STEAMBOAT SPRINGS, Colo. (DTN) -- The phone calls can start as early as 5 a.m. and ring and ring and ring until 10 p.m., to an answering service Brian Sieker set up, or to his cell phone.
The online orders simply never stop with emails coming around the clock from farmers from all corners of the contiguous United States looking to refurbish and upgrade their planters.
Sieker never thought it would be quite like this seven years ago when he moved back home to farm in Chase, Kansas, and decided to run a planter parts supply business on the side. The operation has grown steadily in that time, but he's never seen anything quite like this year. He said farmers are flush with Coronavirus Food Assistance Program and Paycheck Protection Program stimulus funds and loans and are buoyed by strong on-farm income and soaring commodity prices. Now they're intent on making up for deferred maintenance.
The end result, at least for one business in central Kansas, is a phone that rings 17 hours a day.
"There's an increase in farm income. Grain has been better. The CFAP money has come in and those checks are helping," said Sieker, who runs his operation at NewAgSupply.com. "It's just a perfect storm. It started before Christmas and it's been running hard ever since."
Spring is the busy season in the planter-parts business. Sieker sees 70% of his annual business between January and April. But he's not alone in declaring this year different.
"We haven't seen farmer sentiment this positive in a while," said Phil Needham.
Needham supplies parts for no-till drills and air seeders with his company Needham Ag Technologies in Calhoun, Kentucky, and online at www.needhamag.com. He has four more employees on staff than he had at this time last year and he still can't keep up.
The orders build up over the weekend and come in heavily early in the week, so much so that simply opening the emails and printing them can keep an employee busy full time.
"We're living in times right now we may never see again," Needham said. "We're up more than two times year-to-date on last year, and last year wasn't bad at all. Farmers have gone two, three, four years without a lot of maintenance and now that commodity prices have picked up, boom, everyone's fixing things."
The traffic is enough that parts are starting to run low, leading to long delays.
"Just about any component we're buying to resell is delayed, backordered or out of stock," Needham said. "The raw materials are out of stock or the logistics of getting it are impaired because of 15 different reasons. The whole supply chain is either in short supply or out of stock."
His advice for farmers, at this point, is be prepared to be disappointed and potentially have to push through the spring planting season with the equipment they already have.
Then, when they can catch their breath early in the summer, strike while the opportunity is there.
"Anyone who's hoping to be running soon, we may not be able to get those parts in. Those two or four weeks out may struggle to get some components, too, and they may have to get through the spring and follow up with a rebuild as soon as they can," he said.
The issues run beyond planter parts, to all sorts of equipment.
In all cases, Needham suggests a proactive approach.
"I'm concerned farmers will need parts to keep tractors and combines and grain carts running and when something breaks a dealer will say, 'I can't get it until later this summer,'" he said. "I think there will be a lot of that, way more than anyone's ever seen. If a farmer knows a certain component has a high risk of failure, they may want to grab it now. I can foresee a lot of shortages."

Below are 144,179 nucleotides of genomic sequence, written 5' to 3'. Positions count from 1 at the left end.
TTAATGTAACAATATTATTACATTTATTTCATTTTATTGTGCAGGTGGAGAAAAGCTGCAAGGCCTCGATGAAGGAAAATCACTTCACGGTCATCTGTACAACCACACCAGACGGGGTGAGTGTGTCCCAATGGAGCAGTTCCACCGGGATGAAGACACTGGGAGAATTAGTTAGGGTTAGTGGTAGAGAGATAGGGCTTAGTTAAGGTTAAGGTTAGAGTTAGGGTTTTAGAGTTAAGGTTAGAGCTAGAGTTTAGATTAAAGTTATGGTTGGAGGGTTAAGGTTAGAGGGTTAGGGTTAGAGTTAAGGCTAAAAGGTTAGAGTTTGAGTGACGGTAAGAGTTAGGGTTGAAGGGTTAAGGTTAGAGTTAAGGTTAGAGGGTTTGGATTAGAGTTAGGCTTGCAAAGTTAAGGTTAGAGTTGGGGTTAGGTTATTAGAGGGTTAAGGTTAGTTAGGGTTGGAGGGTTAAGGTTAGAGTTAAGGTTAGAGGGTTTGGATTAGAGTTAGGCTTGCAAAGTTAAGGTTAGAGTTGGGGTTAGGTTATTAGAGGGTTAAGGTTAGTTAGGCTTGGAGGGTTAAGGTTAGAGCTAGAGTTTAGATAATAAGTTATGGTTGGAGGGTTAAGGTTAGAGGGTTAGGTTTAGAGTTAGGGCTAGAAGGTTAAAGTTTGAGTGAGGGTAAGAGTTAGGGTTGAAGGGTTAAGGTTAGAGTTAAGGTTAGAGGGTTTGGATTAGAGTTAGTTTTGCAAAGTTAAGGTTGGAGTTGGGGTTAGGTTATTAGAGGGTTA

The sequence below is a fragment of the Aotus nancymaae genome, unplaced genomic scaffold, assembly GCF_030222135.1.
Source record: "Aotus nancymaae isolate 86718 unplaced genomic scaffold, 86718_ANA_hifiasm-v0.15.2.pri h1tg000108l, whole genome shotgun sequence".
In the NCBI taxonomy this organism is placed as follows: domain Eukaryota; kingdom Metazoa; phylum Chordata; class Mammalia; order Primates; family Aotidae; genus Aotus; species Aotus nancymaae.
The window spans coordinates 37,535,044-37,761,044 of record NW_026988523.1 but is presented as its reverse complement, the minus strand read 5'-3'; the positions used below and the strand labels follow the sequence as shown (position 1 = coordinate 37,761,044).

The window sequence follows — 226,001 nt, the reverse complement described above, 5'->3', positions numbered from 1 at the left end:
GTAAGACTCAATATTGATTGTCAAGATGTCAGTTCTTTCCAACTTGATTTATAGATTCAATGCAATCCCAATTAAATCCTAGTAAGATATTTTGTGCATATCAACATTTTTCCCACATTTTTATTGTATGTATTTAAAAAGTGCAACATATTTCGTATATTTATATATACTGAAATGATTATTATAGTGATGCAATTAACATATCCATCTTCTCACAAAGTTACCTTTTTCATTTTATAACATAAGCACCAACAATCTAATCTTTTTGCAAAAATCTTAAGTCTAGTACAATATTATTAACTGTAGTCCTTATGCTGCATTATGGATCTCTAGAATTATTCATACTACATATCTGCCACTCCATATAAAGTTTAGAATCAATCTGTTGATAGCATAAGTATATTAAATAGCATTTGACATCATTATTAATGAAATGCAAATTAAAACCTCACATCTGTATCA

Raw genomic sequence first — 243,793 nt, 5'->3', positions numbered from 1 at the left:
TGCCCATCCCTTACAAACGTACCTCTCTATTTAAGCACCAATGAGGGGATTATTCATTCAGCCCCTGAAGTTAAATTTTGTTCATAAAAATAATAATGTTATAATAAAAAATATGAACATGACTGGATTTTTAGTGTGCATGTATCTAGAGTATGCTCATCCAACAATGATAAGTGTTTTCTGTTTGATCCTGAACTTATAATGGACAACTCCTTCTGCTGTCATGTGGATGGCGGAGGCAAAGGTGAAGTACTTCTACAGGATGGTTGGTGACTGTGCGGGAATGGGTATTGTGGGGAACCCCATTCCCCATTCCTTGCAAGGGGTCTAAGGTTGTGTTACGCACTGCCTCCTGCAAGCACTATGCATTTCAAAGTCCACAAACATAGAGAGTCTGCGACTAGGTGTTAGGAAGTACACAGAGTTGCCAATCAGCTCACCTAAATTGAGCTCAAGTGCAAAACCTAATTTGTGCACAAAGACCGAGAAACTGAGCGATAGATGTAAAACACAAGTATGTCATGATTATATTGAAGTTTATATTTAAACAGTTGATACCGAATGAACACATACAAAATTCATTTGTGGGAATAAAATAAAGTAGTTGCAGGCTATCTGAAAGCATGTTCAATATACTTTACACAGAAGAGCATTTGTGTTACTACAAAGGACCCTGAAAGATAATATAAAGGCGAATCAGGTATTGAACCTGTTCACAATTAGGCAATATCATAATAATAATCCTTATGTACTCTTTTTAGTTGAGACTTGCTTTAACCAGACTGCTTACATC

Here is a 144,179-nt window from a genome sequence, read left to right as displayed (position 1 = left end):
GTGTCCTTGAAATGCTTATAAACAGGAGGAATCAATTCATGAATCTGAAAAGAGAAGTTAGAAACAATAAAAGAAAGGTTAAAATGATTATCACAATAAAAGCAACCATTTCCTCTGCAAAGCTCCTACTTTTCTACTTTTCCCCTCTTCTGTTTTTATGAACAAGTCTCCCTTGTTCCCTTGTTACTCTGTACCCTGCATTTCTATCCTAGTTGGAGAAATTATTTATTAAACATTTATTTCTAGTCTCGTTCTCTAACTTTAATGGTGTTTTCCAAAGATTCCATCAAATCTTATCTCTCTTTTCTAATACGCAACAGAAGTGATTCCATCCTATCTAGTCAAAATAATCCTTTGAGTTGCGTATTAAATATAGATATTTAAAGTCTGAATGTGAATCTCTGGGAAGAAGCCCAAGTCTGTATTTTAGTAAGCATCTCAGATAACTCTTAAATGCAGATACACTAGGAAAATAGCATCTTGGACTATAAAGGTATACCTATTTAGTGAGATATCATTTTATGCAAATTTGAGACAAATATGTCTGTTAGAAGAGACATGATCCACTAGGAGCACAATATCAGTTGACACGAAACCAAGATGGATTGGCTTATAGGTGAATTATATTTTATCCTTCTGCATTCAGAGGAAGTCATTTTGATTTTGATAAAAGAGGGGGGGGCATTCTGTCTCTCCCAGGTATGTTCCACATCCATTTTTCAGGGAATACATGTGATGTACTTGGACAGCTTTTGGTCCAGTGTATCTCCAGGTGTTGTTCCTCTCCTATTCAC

THREE WAYS TO UPGRADE
If a farmer does have a windfall he or she is looking to invest, and the parts are in stock, Sieker has a few ideas.
He advises three areas of focus for anyone looking to upgrade their planter on the secondary market.
First is closing wheels, which run between $100 to $500 per row.
"The main thing is you're trying to maximize your seed to soil contact, to eliminate sidewall compaction," he said. "If you do a better job with closing and creating seed to soil contact, you're going to do a better job with your germination and create more emergence and you'll maximize the value of every plant from the start."
He also pointed to upgrading row cleaners, from $450 to $1,400 per row.
"A lot of guys have some older planters and that's a place that maintenance and improvements have been deferred," Sieker said. "There are some newer models, newer technology, where people can make big improvements."
Finally, his biggest-ticket recommendation is for a hydraulic down-pressure system, running about $1,000 per row.
"If you're set for too much down pressure, you're creating sidewall compaction and that can deter root development; or you might not have enough down pressure and you're not getting your seed in the proper spot," he said. "You're trying to maximize the chance that seed is in the proper place without too much compaction based on the amount of down pressure."
Needham recommended checking with the experts, "someone with some product knowledge to help guide you into what works and what doesn't to improve performance."
That, he said, or an even more basic approach.
"Read the operator's manual and study and understand what needs to be replaced and when to achieve peak performance," he said. "Right now, the way commodity prices are positioned, everyone wants as many bushels as they can to capitalize on the prices. Seeding equipment is where it begins."
Joel Reichenberger can be reached at joel.Reichenberger@dtn.com
Follow him/her on Twitter @JReichPF
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